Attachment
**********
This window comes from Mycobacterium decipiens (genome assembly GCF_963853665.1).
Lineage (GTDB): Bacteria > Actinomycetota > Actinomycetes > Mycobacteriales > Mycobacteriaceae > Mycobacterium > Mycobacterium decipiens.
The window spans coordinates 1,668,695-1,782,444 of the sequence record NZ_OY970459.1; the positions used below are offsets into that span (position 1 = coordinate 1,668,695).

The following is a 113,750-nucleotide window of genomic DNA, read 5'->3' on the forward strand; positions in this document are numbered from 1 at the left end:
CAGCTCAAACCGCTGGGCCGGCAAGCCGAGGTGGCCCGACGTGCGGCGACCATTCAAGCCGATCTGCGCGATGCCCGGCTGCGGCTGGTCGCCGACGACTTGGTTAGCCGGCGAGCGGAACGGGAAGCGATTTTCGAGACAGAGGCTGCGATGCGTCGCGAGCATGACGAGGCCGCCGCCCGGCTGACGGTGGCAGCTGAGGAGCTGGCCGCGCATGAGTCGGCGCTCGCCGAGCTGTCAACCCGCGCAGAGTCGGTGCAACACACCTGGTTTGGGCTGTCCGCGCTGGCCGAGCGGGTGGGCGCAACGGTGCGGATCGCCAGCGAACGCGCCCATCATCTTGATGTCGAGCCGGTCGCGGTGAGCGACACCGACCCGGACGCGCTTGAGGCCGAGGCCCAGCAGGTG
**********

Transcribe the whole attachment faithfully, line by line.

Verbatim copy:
This window comes from Mycobacterium decipiens (genome assembly GCF_963853665.1).
Lineage (GTDB): Bacteria > Actinomycetota > Actinomycetes > Mycobacteriales > Mycobacteriaceae > Mycobacterium > Mycobacterium decipiens.
The window spans coordinates 1,668,695-1,782,444 of the sequence record NZ_OY970459.1; the positions used below are offsets into that span (position 1 = coordinate 1,668,695).

The following is a 113,750-nucleotide window of genomic DNA, read 5'->3' on the forward strand; positions in this document are numbered from 1 at the left end:
CAGCTCAAACCGCTGGGCCGGCAAGCCGAGGTGGCCCGACGTGCGGCGACCATTCAAGCCGATCTGCGCGATGCCCGGCTGCGGCTGGTCGCCGACGACTTGGTTAGCCGGCGAGCGGAACGGGAAGCGATTTTCGAGACAGAGGCTGCGATGCGTCGCGAGCATGACGAGGCCGCCGCCCGGCTGACGGTGGCAGCTGAGGAGCTGGCCGCGCATGAGTCGGCGCTCGCCGAGCTGTCAACCCGCGCAGAGTCGGTGCAACACACCTGGTTTGGGCTGTCCGCGCTGGCCGAGCGGGTGGGCGCAACGGTGCGGATCGCCAGCGAACGCGCCCATCATCTTGATGTCGAGCCGGTCGCGGTGAGCGACACCGACCCGGACGCGCTTGAGGCCGAGGCCCAGCAGGTG